This is a list of books/chapters/articles in my library that are relevant to my gaming interests. This list is not exhaustive — there are several titles that I have not added to the list yet and many more that I do not own/have not read. Items in this list are not necessarily reflections of my personal beliefs and ideas.

I have broken the list into categories. Some books may span multiple categories, but I have only listed them in what I consider their primary category. Scan all titles to find relevant reading!


Barrowcliffe, M. (2009). Elfish Gene Dungeons, Dragons and Growing Up Strange. New York, NY: Soho Press, Inc.

Corneliussen, H., & Rettberg, J. W. (2011). Digital culture, play, and identity: a World of Warcraft reader. Cambridge, MA: MIT Press.

Darzentas, D. P., Brown, M. A., Flintham, M., & Benford, S. (2015). The Data Driven Lives of Wargaming MiniaturesProceedings of the 33rd Annual ACM Conference on Human Factors in Computing Systems – CHI 15. doi:10.1145/2702123.2702377

Day, F. (2016). You’re never weird on the Internet (almost): a memoir. New York, NY: Touchstone.

Dibbell, J. (1999). My tiny life: crime and passion in a virtual world. Holt Paperbacks.

Goffman, E. (2008). Interaction ritual: essays in face-to-face behavior. New Brunswick, NJ: AldineTransaction.

Mazzanoble, S. (2007). Confessions of a part-time sorceress: a girls guide to Dungeons & Dragons. Renton, WA: Wizards of the Coast.

Mazzanoble, S. (2011). Everything I Need to Know I Learned from Dungeons & Dragons: One Woman’s Quest to Trade Self-Help for Elf-Help. Renton, WA: Wizards of the Coast.

Nardi, B. A. (2010). My life as a night elf priest: an anthropological account of World of warcraft. Ann Arbor, MI: Univ. of Michigan.

Senft, T. M. (2008). Camgirls: celebrity and community in the age of social networks. New York, NY: Lang.

Stark, L. (2012). Leaving mundania: inside the transformative world of live action role-playing games. Chicago, IL: Chicago Review Press.


Chee, Florence, and Smith, Richard. (2007). “Online gamers and the ambiguity of community: Korean definitions of togetherness for a new generation.” In M. Consalvo and C. Haythornthwaite (Eds.), AOIR Internet Annual. Volume 4, New York: Peter Lang Publishers, pp. 165-184.

Fine, G. A. (2002). Shared fantasy: role-playing games as social worlds. Chicago, IL: Univ. of Chicago Press.

King, B., & Borland, J. (2014). Dungeons & Dreamers: A Story of How Computer Games Created a Global Community. ETC Press.

Bowman, S. L. (2010). The functions of role-playing games: how participants create community, solve problems and explore identity. Jefferson, NC: McFarland & Company.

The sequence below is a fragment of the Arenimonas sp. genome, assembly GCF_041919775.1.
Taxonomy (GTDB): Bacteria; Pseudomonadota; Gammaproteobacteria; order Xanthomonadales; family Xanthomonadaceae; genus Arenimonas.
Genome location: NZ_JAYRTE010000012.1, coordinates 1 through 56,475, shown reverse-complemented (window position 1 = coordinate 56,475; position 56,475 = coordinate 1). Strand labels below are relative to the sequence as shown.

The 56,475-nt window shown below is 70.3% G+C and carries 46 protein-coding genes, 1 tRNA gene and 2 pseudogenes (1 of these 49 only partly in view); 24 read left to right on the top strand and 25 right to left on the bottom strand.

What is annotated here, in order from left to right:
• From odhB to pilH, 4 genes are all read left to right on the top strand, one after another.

Byers, A., & Crocco, F. (2016). The role-playing society: essays on the cultural influence of RPGs. Jefferson, NC: McFarland & Company, Inc.

Dyer-Witheford, N., & Peuter, G. D. (2009). Games of empire: global capitalism and video games. Minneapolis, MN: University of Minnesota Press.

Ewalt, D. M. (2013). Of Dice and Men: The Story of Dungeons & Dragons and The People Who Play It. New York, NY: Scribner.

Jenkins, H. (2006). Fans, bloggers, and gamers: exploring participatory culture. New York, NY: New York University Press.

Konijn, E. A., Utz, S., Tanis, M., & Barnes, S. B. (2009). Mediated interpersonal communication. New York, NY: Routledge.

Mäyrä, F. (2007). An introduction to games studies: games in culture. London: SAGE.

Pearce, C. (2011). Communities of play: emergent cultures in multiplayer games and virtual worlds. Cambridge, MA: MIT Press.

Phillips, W. (2016). This is why we cant have nice things: mapping the relationship between online trolling and mainstream culture. Cambridge, MA: The MIT Press.

Turkle, S. (2013). Alone Together: Why We Expect More from Technology and Less from Each Other. New York, NY: Basic Books.

Wark, M. (2007). Gamer theory. Cambridge, MA: Harvard University Press.

Wright, J. T., Embrick, D. G., & Lukács, A. (2010). Utopic dreams and apocalyptic fantasies: critical approaches to researching video game play. Lanham, MD: Rowman & Littlefield.


Bissell, T. (2011). Extra lives: why video games matter. New York, NY: Vintage Books.

Embrick, D. G., Wright, J. T., & Lukács, A. (2014). Social exclusion, power, and video game play: new research in digital media and technology. Lanham, MD: Lexington Books.

McGonigal, J. (2012). Reality is broken: why games make us better and how they can change the world. London: Vintage.

Yee, N. (2015). Proteus paradox: how online games and virtual worlds change us – and how they don’t. New Haven, CT: Yale University Press.


Chee, Florence, Taylor, Nicholas, and de Castell, Suzanne. (2012). “Re-Mediating Research Ethics: End-User License Agreements (EULAs) in Online Games.” Bulletin of Science, Technology & Society. Sage Publications. Vol. 32(6), pp. 497-506.


Anthropy, A. (2012). Rise of the videogame zinesters: how freaks, normals, amateurs, artists, dreamers, dropouts, queers, housewives, and people like you are taking back an art form. New York, NY: Seven Stories Press.

Berg, R. H. (1977). Wargame design: the history, production, and use of conflict simulation games. New York, NY: Simulations Publications.

Donovan, T. (2017). It’s all a game: the history of board games from Monopoly to Settlers of Catan. New York, NY: Thomas Dunne Books.

Hansen, D. (2016). Game on!: video game history from Pong and Pac-Man to Mario, Minecraft, and more. New York: Feiwel et Friends.

Kane, M. (2008). Game boys: professional videogaming’s rise from the basement to the big time. New York, NY: Viking.

Perla, P. P. (1990). The Art Of Wargaming: A Guide for Professionals and Hobbyists. Annapolis, MD: Naval Institute Press.

Peterson, J. (2012). Playing at the world: a history of simulating wars, people and fantastic adventures, from chess to role-playing games. San Diego, CA: Unreason Press.

Tresca, M. J. (2011). The evolution of fantasy role-playing games. Jefferson, NC: McFarland & Co.